Most of us carry smartphones and some of us wear smartwatches. Can smart clothes be close behind?
Researchers at UBC Okanagan’s School of Engineering think so. They have developed a low-cost sensor that can be interlaced into textiles and composite materials. The researchers believe such a sensor could lead to the development of smart clothing that can monitor human movement.
A microscopic sensor embedded into the fabric detects the wearer’s movement through the stretching of the woven yarns, which are treated with graphene nanoplatelets that can read the body’s activity, explains engineering professor Mina Hoorfar.
“Microscopic sensors are changing the way we monitor machines and humans,” says Hoorfar, lead researcher at the Advanced Thermo-Fluidic Lab at UBC’s Okanagan campus. “Combining the shrinking of technology along with improved accuracy, the future is very bright in this area.”
The technology relies on the principle of piezo-resistivity—an electromechanical response of a material when it is under strain. By detecting piezoresistive changes, the sensors are able to detect minute human movements and can be used for heart rate monitoring or temperature control, explains Hoorfar.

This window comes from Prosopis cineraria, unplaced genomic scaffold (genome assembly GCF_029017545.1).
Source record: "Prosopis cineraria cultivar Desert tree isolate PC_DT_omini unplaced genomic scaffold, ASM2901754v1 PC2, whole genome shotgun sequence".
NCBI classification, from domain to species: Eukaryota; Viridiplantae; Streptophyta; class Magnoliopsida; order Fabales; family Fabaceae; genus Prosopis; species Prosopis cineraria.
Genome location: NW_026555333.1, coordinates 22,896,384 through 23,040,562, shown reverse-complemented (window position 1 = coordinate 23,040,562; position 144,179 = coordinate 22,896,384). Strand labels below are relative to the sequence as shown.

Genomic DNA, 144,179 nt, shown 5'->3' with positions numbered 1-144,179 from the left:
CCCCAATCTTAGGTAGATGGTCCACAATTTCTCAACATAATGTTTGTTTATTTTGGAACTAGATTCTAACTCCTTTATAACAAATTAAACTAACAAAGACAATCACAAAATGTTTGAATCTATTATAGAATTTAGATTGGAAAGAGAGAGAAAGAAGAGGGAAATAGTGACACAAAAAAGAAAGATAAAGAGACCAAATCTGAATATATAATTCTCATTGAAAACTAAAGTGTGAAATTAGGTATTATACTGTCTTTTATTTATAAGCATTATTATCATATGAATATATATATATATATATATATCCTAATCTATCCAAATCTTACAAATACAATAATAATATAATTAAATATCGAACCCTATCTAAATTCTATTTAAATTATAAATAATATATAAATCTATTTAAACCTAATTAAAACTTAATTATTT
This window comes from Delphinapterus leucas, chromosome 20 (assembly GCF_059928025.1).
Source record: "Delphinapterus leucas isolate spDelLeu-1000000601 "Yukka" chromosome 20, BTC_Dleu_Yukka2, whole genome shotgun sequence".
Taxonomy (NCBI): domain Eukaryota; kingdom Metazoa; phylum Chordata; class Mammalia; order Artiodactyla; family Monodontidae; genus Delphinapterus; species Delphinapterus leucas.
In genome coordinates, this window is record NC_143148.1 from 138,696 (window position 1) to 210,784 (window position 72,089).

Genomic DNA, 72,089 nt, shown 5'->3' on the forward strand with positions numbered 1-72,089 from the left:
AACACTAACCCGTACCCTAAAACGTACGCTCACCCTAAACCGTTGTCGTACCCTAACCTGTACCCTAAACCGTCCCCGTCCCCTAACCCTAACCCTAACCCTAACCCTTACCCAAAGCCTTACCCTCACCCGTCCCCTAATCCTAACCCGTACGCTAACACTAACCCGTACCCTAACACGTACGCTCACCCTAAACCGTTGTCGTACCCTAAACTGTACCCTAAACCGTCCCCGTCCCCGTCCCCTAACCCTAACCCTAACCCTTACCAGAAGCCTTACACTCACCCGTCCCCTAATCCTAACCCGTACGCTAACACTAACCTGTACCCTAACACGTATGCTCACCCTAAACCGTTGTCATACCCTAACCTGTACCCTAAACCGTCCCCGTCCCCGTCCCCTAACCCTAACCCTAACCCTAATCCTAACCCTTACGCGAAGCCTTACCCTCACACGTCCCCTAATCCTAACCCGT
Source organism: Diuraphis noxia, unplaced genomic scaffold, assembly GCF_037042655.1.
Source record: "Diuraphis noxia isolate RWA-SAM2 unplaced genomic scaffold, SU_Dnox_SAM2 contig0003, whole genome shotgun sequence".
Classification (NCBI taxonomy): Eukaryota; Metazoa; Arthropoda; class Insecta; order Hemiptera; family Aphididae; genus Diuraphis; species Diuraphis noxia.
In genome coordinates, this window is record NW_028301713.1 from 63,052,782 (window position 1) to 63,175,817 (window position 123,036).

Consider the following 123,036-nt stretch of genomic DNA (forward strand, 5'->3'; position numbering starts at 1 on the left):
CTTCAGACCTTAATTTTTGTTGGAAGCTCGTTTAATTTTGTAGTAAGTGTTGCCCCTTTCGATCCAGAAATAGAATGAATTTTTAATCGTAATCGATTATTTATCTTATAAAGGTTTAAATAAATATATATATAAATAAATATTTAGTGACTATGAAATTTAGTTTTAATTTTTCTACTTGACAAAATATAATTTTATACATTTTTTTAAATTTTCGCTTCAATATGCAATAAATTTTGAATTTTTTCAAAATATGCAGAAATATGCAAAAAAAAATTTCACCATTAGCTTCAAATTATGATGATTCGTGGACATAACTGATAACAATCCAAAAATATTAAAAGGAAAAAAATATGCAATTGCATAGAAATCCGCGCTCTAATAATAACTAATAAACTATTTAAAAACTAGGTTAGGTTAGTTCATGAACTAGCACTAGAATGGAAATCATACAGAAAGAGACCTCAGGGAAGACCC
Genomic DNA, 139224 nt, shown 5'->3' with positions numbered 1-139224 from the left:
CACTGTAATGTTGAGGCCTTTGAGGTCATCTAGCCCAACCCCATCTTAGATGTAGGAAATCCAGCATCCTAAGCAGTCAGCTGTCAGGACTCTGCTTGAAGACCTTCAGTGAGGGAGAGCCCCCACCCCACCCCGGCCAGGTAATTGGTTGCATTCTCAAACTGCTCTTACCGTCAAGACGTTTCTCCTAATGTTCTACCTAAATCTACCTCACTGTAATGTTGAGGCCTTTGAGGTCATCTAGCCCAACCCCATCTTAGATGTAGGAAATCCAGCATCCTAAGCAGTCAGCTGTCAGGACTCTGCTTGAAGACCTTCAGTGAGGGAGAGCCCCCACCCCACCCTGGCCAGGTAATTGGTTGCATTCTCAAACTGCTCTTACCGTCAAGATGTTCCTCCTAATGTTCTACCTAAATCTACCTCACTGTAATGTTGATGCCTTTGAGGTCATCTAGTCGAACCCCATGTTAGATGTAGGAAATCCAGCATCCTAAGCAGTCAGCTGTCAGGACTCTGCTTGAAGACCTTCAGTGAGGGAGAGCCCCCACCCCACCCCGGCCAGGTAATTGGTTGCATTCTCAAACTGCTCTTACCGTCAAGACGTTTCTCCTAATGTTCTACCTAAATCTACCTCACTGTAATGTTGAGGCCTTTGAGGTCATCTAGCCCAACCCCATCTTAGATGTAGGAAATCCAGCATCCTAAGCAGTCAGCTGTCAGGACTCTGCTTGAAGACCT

Hoorfar’s research demonstrates the potential of a low-cost, stretchable yarn sensor that can be woven into spandex material and then wrapped into a stretchable silicone sheath. This sheath protects the conductive layer against moisture and other environmental variables, while allowing for the creation of washable wearable sensors.
The development of smart fabrics for athletic clothing is one potential application, but there are other uses, according to UBC Professor Abbas Milani, director of the UBC Materials and Manufacturing Research Institute. This includes monitoring deformations in fiber-reinforced composite fabrics now used in automotive, aerospace, and marine manufacturing.
The low-cost, stretchable composite sensor has also shown high sensitivity and can detect small deformations such as yarn stretching, notes Milani.
Researchers are investigating further improvements in the sensor’s accuracy by fine-tuning its material blend, and improving electrical conductivity and sensitivity. They envision these enhancements making it possible to capture major flaws like ‘fiber wrinkling’ during the manufacturing of advanced composite structures, such as those used in airplanes or car bodies.